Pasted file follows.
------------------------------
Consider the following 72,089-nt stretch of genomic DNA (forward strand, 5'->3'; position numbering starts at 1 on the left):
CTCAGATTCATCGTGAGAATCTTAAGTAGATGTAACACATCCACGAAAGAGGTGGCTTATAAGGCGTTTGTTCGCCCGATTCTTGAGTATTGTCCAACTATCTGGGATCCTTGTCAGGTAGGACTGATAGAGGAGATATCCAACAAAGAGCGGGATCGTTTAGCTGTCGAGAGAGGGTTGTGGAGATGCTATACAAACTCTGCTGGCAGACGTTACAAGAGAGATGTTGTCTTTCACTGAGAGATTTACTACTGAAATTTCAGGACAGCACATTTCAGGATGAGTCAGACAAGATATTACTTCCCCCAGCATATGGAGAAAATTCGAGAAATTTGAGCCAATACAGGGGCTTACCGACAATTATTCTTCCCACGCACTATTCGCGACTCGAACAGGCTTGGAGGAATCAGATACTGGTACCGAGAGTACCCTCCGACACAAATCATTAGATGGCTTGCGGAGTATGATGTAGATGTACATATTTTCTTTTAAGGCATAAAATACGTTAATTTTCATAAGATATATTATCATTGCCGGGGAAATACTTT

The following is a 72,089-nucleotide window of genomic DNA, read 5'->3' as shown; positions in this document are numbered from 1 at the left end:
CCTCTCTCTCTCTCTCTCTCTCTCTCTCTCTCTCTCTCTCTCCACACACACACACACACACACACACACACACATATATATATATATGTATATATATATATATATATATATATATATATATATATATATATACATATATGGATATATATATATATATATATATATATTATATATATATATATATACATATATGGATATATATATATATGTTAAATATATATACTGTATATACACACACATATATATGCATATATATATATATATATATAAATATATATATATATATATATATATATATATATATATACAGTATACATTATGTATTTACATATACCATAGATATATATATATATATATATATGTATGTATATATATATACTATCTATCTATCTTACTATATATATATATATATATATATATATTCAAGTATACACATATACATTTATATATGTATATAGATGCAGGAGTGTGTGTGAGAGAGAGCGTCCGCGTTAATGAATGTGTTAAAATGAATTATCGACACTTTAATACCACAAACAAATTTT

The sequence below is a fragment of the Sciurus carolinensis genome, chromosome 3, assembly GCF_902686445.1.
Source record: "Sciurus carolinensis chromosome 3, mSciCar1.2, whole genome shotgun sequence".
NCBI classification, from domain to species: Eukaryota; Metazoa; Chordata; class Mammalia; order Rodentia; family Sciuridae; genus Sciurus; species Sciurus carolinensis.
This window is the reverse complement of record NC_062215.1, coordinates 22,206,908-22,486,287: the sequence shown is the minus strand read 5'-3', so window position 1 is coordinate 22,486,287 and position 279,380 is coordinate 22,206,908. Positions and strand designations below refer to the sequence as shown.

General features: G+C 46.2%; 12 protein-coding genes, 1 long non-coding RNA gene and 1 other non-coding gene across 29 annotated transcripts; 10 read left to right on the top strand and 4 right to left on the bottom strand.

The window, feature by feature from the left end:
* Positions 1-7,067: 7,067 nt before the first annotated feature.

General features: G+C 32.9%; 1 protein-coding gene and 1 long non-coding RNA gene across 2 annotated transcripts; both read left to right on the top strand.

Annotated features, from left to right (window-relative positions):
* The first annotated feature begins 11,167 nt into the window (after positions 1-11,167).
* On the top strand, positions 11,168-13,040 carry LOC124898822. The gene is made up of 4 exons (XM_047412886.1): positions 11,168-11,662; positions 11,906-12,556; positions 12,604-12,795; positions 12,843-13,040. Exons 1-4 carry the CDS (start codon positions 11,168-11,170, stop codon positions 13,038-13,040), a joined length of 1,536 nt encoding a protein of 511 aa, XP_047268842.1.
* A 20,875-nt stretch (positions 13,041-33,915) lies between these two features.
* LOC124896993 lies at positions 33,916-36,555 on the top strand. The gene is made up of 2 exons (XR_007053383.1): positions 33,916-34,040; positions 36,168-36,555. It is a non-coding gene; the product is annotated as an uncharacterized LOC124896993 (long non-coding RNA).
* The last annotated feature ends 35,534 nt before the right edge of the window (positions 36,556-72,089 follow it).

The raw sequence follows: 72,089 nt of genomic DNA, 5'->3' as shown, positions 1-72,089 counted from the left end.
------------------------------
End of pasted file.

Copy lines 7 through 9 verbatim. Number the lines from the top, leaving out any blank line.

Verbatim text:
NCBI classification, from domain to species: Eukaryota; Metazoa; Chordata; class Mammalia; order Rodentia; family Sciuridae; genus Sciurus; species Sciurus carolinensis.
This window is the reverse complement of record NC_062215.1, coordinates 22,206,908-22,486,287: the sequence shown is the minus strand read 5'-3', so window position 1 is coordinate 22,486,287 and position 279,380 is coordinate 22,206,908. Positions and strand designations below refer to the sequence as shown.

General features: G+C 46.2%; 12 protein-coding genes, 1 long non-coding RNA gene and 1 other non-coding gene across 29 annotated transcripts; 10 read left to right on the top strand and 4 right to left on the bottom strand.